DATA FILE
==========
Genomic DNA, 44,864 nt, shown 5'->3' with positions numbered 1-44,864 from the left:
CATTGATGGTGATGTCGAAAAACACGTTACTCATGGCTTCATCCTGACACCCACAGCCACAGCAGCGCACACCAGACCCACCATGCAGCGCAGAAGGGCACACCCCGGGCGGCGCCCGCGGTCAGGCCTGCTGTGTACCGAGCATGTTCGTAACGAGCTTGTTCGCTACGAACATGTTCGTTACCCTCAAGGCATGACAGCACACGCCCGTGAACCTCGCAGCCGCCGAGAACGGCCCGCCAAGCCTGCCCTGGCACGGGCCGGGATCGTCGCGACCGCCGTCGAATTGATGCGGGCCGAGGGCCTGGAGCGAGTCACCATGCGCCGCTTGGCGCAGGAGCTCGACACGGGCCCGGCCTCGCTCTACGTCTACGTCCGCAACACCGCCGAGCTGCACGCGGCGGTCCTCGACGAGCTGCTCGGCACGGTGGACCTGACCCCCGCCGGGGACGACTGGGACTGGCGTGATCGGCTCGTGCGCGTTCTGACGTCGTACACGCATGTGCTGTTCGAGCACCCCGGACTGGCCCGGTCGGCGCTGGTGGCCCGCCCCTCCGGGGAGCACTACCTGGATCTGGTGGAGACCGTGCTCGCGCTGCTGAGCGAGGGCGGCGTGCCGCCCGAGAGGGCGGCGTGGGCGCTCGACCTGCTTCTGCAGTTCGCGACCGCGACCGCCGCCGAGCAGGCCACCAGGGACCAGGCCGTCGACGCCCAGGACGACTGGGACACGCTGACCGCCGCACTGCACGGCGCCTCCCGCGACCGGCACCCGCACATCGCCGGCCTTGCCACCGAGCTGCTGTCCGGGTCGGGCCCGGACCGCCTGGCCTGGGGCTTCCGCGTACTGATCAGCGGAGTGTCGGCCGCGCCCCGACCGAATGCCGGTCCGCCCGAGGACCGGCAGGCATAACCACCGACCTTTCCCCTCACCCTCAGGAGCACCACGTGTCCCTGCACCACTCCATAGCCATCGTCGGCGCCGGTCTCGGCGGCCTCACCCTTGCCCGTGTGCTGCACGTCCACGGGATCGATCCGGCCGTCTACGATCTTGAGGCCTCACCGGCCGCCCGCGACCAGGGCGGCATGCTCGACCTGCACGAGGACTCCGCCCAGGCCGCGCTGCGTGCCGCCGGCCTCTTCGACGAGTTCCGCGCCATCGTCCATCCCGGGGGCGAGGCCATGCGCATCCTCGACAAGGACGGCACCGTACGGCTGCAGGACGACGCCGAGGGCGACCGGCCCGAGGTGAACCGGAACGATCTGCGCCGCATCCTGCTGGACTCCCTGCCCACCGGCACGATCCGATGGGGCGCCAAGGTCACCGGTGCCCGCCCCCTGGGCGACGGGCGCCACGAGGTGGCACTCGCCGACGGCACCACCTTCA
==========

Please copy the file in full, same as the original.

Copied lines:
Genomic DNA, 44,864 nt, shown 5'->3' with positions numbered 1-44,864 from the left:
CATTGATGGTGATGTCGAAAAACACGTTACTCATGGCTTCATCCTGACACCCACAGCCACAGCAGCGCACACCAGACCCACCATGCAGCGCAGAAGGGCACACCCCGGGCGGCGCCCGCGGTCAGGCCTGCTGTGTACCGAGCATGTTCGTAACGAGCTTGTTCGCTACGAACATGTTCGTTACCCTCAAGGCATGACAGCACACGCCCGTGAACCTCGCAGCCGCCGAGAACGGCCCGCCAAGCCTGCCCTGGCACGGGCCGGGATCGTCGCGACCGCCGTCGAATTGATGCGGGCCGAGGGCCTGGAGCGAGTCACCATGCGCCGCTTGGCGCAGGAGCTCGACACGGGCCCGGCCTCGCTCTACGTCTACGTCCGCAACACCGCCGAGCTGCACGCGGCGGTCCTCGACGAGCTGCTCGGCACGGTGGACCTGACCCCCGCCGGGGACGACTGGGACTGGCGTGATCGGCTCGTGCGCGTTCTGACGTCGTACACGCATGTGCTGTTCGAGCACCCCGGACTGGCCCGGTCGGCGCTGGTGGCCCGCCCCTCCGGGGAGCACTACCTGGATCTGGTGGAGACCGTGCTCGCGCTGCTGAGCGAGGGCGGCGTGCCGCCCGAGAGGGCGGCGTGGGCGCTCGACCTGCTTCTGCAGTTCGCGACCGCGACCGCCGCCGAGCAGGCCACCAGGGACCAGGCCGTCGACGCCCAGGACGACTGGGACACGCTGACCGCCGCACTGCACGGCGCCTCCCGCGACCGGCACCCGCACATCGCCGGCCTTGCCACCGAGCTGCTGTCCGGGTCGGGCCCGGACCGCCTGGCCTGGGGCTTCCGCGTACTGATCAGCGGAGTGTCGGCCGCGCCCCGACCGAATGCCGGTCCGCCCGAGGACCGGCAGGCATAACCACCGACCTTTCCCCTCACCCTCAGGAGCACCACGTGTCCCTGCACCACTCCATAGCCATCGTCGGCGCCGGTCTCGGCGGCCTCACCCTTGCCCGTGTGCTGCACGTCCACGGGATCGATCCGGCCGTCTACGATCTTGAGGCCTCACCGGCCGCCCGCGACCAGGGCGGCATGCTCGACCTGCACGAGGACTCCGCCCAGGCCGCGCTGCGTGCCGCCGGCCTCTTCGACGAGTTCCGCGCCATCGTCCATCCCGGGGGCGAGGCCATGCGCATCCTCGACAAGGACGGCACCGTACGGCTGCAGGACGACGCCGAGGGCGACCGGCCCGAGGTGAACCGGAACGATCTGCGCCGCATCCTGCTGGACTCCCTGCCCACCGGCACGATCCGATGGGGCGCCAAGGTCACCGGTGCCCGCCCCCTGGGCGACGGGCGCCACGAGGTGGCACTCGCCGACGGCACCACCTTCA